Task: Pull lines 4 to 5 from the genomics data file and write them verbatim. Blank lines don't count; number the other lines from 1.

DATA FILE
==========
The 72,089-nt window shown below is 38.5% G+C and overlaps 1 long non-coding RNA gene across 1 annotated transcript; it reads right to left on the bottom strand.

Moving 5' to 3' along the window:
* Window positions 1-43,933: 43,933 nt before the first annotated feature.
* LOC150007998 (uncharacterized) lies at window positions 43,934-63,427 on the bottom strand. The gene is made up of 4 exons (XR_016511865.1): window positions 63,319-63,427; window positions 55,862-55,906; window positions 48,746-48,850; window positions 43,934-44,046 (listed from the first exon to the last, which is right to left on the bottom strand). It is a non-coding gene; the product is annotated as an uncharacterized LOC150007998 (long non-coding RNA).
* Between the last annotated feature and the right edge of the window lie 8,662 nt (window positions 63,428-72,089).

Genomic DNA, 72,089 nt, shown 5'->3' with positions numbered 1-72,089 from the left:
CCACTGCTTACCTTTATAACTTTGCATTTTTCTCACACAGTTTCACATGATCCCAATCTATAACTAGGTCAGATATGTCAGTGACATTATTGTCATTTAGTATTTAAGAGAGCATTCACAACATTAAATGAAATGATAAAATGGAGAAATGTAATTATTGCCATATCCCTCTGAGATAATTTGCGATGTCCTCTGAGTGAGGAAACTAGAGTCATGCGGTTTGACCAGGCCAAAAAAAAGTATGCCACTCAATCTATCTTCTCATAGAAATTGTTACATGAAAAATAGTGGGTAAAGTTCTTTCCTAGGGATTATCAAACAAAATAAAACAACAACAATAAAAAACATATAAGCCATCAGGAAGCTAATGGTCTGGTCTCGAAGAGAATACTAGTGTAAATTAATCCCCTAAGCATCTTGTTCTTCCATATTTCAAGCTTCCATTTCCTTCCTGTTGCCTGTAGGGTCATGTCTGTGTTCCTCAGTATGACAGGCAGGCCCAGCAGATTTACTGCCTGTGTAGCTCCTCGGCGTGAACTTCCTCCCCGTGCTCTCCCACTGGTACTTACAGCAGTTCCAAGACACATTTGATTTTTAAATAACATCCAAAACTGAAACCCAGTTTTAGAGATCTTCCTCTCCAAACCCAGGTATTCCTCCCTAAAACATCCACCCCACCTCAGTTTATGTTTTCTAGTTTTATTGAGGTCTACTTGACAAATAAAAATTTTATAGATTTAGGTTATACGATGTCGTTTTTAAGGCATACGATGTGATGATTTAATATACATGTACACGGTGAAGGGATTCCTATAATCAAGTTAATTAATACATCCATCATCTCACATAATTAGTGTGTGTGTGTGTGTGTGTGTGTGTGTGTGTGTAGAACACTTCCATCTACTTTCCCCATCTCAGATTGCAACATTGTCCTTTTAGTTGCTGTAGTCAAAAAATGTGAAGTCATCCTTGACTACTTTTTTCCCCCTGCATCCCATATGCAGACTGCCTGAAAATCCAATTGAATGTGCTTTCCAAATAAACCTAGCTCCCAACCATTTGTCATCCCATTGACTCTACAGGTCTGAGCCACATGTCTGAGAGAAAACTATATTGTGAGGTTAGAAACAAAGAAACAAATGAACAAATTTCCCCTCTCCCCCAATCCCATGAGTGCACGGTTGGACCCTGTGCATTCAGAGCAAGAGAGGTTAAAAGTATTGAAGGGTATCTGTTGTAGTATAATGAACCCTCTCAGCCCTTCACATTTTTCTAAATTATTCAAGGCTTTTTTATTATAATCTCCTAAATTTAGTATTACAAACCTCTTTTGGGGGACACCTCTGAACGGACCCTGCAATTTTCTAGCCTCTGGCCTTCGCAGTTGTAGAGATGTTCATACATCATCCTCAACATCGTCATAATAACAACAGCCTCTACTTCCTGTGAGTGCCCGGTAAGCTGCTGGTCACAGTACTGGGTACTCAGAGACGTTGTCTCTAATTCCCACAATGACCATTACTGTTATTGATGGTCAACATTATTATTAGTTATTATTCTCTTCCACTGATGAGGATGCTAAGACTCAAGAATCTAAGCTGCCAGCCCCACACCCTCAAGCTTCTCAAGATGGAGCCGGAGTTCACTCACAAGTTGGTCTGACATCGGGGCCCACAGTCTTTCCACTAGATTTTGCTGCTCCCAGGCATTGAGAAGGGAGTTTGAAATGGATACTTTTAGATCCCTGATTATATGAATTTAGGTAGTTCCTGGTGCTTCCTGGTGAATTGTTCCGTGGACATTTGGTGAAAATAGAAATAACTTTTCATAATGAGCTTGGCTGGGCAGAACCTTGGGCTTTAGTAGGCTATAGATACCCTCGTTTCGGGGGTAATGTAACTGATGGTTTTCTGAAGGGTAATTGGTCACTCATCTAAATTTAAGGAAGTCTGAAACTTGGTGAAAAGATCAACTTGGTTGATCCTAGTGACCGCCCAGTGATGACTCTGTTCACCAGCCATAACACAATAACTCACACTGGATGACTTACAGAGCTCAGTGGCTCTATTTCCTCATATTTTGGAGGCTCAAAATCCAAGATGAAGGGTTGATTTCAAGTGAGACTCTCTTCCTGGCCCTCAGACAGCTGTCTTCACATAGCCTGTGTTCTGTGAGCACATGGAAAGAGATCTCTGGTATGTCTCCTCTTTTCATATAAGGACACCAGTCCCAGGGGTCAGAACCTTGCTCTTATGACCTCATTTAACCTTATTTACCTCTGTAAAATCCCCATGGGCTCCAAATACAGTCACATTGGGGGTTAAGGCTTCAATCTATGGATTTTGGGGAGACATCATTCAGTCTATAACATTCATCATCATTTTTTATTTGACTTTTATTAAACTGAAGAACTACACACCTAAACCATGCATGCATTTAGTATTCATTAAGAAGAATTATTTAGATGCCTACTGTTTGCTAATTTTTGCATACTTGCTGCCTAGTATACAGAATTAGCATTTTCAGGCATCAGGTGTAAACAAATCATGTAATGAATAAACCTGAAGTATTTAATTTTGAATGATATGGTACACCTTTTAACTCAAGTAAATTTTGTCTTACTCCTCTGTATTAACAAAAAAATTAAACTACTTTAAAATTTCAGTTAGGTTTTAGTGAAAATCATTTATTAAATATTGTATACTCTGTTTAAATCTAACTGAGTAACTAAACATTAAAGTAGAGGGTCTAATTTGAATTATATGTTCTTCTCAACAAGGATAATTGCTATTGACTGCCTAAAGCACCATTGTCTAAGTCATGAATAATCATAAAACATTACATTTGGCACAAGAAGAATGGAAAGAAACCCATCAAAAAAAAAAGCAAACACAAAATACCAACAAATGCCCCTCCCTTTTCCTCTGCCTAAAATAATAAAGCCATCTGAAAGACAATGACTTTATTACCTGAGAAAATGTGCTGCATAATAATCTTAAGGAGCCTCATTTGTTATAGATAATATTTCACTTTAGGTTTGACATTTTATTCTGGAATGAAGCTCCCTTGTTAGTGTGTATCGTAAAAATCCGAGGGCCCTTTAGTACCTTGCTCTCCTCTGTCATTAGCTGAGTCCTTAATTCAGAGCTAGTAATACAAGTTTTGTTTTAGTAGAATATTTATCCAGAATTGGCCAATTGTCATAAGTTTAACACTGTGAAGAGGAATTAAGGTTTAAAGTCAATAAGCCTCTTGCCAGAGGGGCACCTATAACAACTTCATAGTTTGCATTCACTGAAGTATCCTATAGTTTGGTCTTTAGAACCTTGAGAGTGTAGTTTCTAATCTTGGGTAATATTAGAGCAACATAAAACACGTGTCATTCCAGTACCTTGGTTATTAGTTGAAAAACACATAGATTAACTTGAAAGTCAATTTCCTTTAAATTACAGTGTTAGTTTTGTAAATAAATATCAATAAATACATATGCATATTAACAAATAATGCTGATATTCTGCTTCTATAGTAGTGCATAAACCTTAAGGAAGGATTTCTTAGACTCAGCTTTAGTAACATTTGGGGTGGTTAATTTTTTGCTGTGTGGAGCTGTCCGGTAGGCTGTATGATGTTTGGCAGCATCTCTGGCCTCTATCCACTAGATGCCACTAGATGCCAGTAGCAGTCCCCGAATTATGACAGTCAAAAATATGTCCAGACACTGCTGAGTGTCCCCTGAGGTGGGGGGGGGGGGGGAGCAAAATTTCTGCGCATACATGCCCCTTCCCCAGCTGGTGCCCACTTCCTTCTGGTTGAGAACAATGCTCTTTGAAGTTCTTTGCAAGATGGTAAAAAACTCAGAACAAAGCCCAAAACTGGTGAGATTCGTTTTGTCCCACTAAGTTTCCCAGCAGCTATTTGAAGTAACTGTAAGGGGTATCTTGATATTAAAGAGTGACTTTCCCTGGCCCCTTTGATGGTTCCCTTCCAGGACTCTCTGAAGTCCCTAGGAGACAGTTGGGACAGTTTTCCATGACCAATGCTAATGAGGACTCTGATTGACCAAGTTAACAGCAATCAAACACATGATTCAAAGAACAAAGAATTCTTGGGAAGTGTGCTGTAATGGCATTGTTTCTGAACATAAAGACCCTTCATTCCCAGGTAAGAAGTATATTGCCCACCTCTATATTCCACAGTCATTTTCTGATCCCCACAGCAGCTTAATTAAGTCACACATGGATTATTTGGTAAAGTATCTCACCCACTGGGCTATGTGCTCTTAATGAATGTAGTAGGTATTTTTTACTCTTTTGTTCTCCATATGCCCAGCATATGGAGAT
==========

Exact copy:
* LOC150007998 (uncharacterized) lies at window positions 43,934-63,427 on the bottom strand. The gene is made up of 4 exons (XR_016511865.1): window positions 63,319-63,427; window positions 55,862-55,906; window positions 48,746-48,850; window positions 43,934-44,046 (listed from the first exon to the last, which is right to left on the bottom strand). It is a non-coding gene; the product is annotated as an uncharacterized LOC150007998 (long non-coding RNA).
* Between the last annotated feature and the right edge of the window lie 8,662 nt (window positions 63,428-72,089).